Monday, December 19, 2005

Quick Digital Photo Tip - Fixes, Photo Sizes and Aspect Ratios.

When I first got my digital camera I talked a lot about the Beauty of Mega-Pixels and how more is better. However, as I prepare for upcoming Hanukkah celebrations and pictures, I wanted to share another little digital tip that I have picked up. Typically, with a good ol' film camera, when you go to develop a standard roll of film, you get a set 4"x6" photos. This 'standard' photo size was carried over to the digital age, and you can easily find 4"x6" photo paper, as well as order such sized prints from photo sites like Snapfish, Shutterfly, and Kodak Gallery. Of course the beauty of digital photos is that we only need to print the 'Keepers' (and we can also blow them up and/or put them on a mug, apron, deck of cards, etc.) and we can either discard the others or preserve them in slide shows and on websites for years to come.

What this means is that people tend to take photos indiscriminately with digital cameras. So to all of those who will find a new digital camera under the tree, menora, or whatever else your family sticks their gifts under, here are some quick tips:

  • The more pixels you have in your pictures the more space they take up. In theory, a 6 Mega-Pixel image will take up about twice as much space as 3 MP one. While the 6MP one will give you much greater detail, the 3MP will give you an excellent photo at 4x6 or 5x7 - and even a good photo at 8x10 if you don't edit it much. If you reduce your camera's MP mode for most shots, you will be able to take a lot more pictures. One thing that I have done (incorrectly) in the past, is shoot at the higher resolution until I get short on space. The problem with this is that when you want to take a detailed closeup at the end, you may not have enough space. It's better to pace yourself throughout.

  • A 4x6 photo has an aspect ratio (the ration of width to height) of 1.5 (i.e. it is 50% wider than it is tall), but most digital camera modes have an aspect ratio of 1.33. This means that when you print a digital picture on a 4"x6" print, the picture will need to be cropped. Bear this in mind when taking shots so that you leave a little bit of space between people or items you want in your picture so that they are not flush against the top or bottom of your picture.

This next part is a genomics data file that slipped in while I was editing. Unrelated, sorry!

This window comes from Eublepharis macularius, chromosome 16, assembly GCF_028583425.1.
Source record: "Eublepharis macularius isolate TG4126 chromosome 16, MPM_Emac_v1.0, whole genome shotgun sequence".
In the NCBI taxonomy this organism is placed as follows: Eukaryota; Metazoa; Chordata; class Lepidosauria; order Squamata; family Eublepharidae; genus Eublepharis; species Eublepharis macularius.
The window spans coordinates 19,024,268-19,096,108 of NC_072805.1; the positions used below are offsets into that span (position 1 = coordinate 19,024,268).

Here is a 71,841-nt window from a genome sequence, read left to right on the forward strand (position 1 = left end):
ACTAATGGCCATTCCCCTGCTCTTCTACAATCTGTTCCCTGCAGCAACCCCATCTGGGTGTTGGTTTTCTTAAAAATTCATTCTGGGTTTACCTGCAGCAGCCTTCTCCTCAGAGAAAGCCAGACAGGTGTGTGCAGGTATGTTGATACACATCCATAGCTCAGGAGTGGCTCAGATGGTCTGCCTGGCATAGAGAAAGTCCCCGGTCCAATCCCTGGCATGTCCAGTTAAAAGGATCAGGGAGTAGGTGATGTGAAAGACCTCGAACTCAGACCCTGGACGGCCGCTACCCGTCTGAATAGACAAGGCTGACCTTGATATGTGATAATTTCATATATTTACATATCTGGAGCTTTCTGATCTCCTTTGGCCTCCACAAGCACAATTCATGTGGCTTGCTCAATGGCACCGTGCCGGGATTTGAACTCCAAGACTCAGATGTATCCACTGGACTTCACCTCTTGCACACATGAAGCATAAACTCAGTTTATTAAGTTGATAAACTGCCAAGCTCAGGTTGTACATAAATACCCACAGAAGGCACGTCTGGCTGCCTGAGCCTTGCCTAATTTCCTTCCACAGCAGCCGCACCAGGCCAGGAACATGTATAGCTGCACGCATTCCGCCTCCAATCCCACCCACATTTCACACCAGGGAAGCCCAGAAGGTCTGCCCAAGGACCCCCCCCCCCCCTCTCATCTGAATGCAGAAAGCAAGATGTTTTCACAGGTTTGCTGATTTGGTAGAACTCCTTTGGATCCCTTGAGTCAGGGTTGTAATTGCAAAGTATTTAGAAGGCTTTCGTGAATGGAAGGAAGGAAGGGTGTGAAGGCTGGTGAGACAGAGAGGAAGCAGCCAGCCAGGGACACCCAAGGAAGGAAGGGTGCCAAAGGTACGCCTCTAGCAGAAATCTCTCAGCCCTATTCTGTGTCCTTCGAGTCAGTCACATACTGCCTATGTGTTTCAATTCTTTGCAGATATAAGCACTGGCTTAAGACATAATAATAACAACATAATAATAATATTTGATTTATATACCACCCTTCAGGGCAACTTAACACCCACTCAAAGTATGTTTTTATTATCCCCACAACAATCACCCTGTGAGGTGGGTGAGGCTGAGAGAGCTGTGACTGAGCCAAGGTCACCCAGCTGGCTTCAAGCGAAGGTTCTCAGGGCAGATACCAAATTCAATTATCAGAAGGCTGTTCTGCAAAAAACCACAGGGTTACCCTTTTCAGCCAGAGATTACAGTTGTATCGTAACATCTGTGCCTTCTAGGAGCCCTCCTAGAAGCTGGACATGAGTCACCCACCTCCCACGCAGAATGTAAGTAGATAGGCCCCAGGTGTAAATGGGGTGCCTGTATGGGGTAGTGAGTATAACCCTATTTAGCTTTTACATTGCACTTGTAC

• Some cameras (I know that my camera as well as other sony models) have a great feature that combines the first two tips - A 1.5 aspect ratio mode that shoots at reduced megapixel size. (Sony calls this 3:2 mode. On my camera its 4.5 MP, which gets me about 10-15% more pictures on a 512 MB card).

  • From the professional photographer to the snapshooter. Everyone knows that for every good photo you take there are plenty more that just don't come out right. Fortunately for you, in today's digital age, it is easier than ever to correct a lot of those mistakes in an otherwise good shot (like that great picture of the kids that would otherwise be ruined by little Jane's red eyes). To edit photos, I use Picasa from Google. It has a great set of simple to use tools for editing, organizing and sharing photos and it works well with most of the popular photo sharing services around the globe. One of my favorite features of Picasa is that it keeps your original photo intact and only stores information about edits you make. This way, if you screw up editing, it can easily get you back to the original.

Happy Holidays to one and all, and may all your pictures be good ones.

Thursday, December 15, 2005

Yonah's SQL Tip #5 - Naming Conventions

While there are millions of websites, magazine articles and even books that offer ways to improve your SQL code and make it more efficient, there are far fewer that provide insight on how to make your code more readable. One practice that was taught to me by a colleague several years ago, that I try to practice whever I go is the idea of the column name prefix. Essentially here is how it works - When I create a table, I prefix the field names with a 2-4 character mnemonic of the table name. For all fields that are specific to that table I use the same prefix. When I use fields from a different table (say, as foreign keys) I easily know which fields are local and which belong to other tables. Morover, when I write a query, the field names match exactly.

For example, let's say I have a products table that has a SKU, Size, and Color fields and an Orders table that has an Order ID, but also needs the sku information and QTY. Using this convention, my product table will have these fields:


and my Orders table will have these fields:


Because the quantity and the ID in the orders table belong to that table, they start with the ORD prefix. But because the PROD_SKU is borrowed from the Products table, the PROD prefix, indicates clearly that this is the SKU from the Products table.